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  • Writer's pictureIan Brooks

Submission Time

A typewriter with books beside it

Bloody hell, the nerves.

Yup, that’s pretty much how I feel every time I submit. It’s amazing how difficult it is to send your work out into the world. It’s like you’re losing a part of yourself.

But this isn’t my first rodeo. Or my second. Or my third. This is book submission number nine to literary agents (I think!). It could be 10. There were one or two books I cut my losses with and didn’t bother submitting they were so bad.

And in terms of individual submissions, it’s number 100? 150? 200? Who knows. It’s a lot anyway. Let’s put it like this, if I had received all my rejections as physical letters, I’d be able to build a nice, cosy fire for myself.

“Once more unto the breach, dear friends, once more.”

Once more I venture forth into parts unknown. Although I almost greet it as an old friend by now.

I’ve gone through the rigmarole of it all again. Scouring the Writer’s and Artist’s Yearbook. Making sense of all the different types of submission guidelines. Crafting my cover letter. Drafting my synopsis. Editing and re-editing my opening pages.

It’s an exhausting experience. Energy sapping. Mind numbing.


This time it feels different.

Whether I’ve matured (about time as I saunter on up to my thirtieth birthday), or the book is better or I’ve been calmer this time, something is definitely different.

In preparation for this submission, I took an online Novel Submission Prep course with Claire Hennessey of the Big Smoke Writing Factory in Dublin. And to say that was eye-opening is a whopping understatement.

So, first off, the course. 4 weeks. 4 modules incorporating lessons about the industry, agents, submissions, cover letters, synopses, opening chapters, coping mechanisms and so on. Each week participants on the course had to submit work, whether it be the opening chapters, cover letters, synopses etc. and receive feedback from Claire.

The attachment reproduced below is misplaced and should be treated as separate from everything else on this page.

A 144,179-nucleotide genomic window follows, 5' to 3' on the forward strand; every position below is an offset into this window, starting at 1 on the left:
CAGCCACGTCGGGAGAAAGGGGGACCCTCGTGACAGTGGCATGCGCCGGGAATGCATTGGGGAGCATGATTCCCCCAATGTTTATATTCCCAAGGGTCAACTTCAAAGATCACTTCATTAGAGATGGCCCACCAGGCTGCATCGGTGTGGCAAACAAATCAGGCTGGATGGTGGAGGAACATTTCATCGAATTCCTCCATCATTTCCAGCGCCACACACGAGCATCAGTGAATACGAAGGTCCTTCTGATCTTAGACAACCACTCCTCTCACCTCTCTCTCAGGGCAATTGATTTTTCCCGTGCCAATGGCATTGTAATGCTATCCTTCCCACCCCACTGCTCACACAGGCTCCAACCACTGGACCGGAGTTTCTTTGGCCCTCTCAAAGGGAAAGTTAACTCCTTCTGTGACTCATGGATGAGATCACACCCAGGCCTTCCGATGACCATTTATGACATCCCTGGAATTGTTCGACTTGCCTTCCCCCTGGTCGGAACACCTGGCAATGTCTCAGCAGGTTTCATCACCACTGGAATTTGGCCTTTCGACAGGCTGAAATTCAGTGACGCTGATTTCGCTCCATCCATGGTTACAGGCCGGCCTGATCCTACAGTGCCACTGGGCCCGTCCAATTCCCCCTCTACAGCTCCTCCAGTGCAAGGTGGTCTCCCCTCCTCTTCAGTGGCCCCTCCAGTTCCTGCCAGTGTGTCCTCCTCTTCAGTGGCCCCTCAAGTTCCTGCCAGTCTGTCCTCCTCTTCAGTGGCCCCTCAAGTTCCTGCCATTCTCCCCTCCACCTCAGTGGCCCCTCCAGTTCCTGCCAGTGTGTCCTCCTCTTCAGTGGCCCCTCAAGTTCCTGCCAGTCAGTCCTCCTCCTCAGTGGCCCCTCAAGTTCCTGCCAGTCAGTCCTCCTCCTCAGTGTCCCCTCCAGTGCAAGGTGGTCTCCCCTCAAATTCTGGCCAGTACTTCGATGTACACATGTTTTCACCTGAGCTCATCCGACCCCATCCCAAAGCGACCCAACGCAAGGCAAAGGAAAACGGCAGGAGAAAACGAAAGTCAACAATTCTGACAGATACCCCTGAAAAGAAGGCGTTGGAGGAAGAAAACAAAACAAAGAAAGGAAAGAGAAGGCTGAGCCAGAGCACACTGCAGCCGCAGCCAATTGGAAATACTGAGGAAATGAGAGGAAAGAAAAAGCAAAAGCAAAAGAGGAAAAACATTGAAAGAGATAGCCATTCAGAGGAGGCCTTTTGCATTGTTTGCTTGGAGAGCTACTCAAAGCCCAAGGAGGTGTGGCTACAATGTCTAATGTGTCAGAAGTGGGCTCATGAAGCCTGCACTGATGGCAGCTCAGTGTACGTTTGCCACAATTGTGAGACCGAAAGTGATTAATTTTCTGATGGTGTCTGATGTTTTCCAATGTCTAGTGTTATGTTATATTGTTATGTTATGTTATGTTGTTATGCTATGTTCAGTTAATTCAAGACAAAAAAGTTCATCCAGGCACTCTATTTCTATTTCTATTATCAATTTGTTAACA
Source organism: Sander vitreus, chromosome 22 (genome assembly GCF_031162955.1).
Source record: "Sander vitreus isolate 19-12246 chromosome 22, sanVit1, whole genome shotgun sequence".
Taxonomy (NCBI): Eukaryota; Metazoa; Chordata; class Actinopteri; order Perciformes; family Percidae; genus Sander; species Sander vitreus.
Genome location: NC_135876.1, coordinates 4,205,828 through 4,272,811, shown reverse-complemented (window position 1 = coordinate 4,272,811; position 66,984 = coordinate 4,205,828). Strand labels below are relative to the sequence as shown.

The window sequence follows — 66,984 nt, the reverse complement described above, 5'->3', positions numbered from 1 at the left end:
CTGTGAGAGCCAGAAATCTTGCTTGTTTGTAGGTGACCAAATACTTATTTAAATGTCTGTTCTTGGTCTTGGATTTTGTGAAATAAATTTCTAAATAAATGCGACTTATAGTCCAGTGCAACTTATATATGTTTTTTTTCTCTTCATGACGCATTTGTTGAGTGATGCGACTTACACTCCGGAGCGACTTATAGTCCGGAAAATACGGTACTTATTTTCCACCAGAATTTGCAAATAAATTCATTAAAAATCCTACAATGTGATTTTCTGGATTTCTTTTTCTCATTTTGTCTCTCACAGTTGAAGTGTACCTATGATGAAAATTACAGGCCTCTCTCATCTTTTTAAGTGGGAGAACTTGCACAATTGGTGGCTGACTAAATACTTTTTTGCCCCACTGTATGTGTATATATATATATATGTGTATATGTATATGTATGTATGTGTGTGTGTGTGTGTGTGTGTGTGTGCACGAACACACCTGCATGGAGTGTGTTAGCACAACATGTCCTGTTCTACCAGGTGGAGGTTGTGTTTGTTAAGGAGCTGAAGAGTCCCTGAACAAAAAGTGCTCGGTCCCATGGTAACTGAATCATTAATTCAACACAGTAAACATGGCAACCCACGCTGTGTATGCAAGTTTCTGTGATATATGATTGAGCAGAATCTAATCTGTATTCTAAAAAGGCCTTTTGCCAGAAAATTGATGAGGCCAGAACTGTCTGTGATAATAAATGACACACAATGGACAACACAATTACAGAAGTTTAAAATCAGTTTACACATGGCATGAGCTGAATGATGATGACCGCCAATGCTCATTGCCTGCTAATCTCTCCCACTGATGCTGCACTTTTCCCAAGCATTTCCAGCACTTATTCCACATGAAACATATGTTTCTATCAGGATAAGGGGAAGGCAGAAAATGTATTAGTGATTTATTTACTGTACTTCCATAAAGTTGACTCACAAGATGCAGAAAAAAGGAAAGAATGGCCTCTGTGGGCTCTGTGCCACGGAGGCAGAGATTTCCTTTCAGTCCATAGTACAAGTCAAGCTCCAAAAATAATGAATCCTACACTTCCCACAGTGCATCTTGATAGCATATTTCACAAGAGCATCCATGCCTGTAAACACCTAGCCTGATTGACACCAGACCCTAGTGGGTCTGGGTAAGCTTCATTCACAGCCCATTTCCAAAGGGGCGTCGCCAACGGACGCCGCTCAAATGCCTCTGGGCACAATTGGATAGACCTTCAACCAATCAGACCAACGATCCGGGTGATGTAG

I’ve mentioned the difficult of receiving feedback before. Thankfully I’ve reached a stage where I’m now thinking, ‘GIVE ME THE FEEDBACK. GIVE ME ALL THE FEEDBACK!’ And it was really interesting.

The only other person I have ever had look at my cover letter and synopses is a non-writing friend. And while they offered great feedback from their own perspective, it wasn’t the perspective that I needed. I needed the perspective of someone in the literary world.

And even though my cover letter and synopsis weren’t terrible (you do tend to get better at them over time), there were still obvious errors. When Claire gave me feedback, it immediately resonated and made sense. She laid out potential changes in the cover letter which tidied it up and made it read better. With the synopsis, she suggested condensing. I had overwritten in parts with extraneous detail. Afterwards, it was almost half as long and twice as good.

But then there’s the first ten pages. When you submit to agents, they look for the first 10 pages, first 1,000 words, 10,000 words, 3 chapters or some other variation. I thought my opening chapters were pretty good. I write Middle Grade humour and I thought I had set the right tone, included the right jokes, hooked the readers early. And still I was uneasy about something.

Claire spotted the major flaw immediately. And by highlighting it, I have been able to rectify the problem.

Now my work is as strong as I can possibly make it. I am more confident than I have ever been. When I was a kid, I would want to read this book. I’d laugh at it. Get hooked by it. Hell, I’d read it now (although I already have…about a thousand times…editing can be tough!).

So if you’re reading this, wish me luck. And if you’re not, then it doesn’t really matter. The nerves continue to mount. The butterflies are starting to flutter. And maybe, just maybe, I will succeed.

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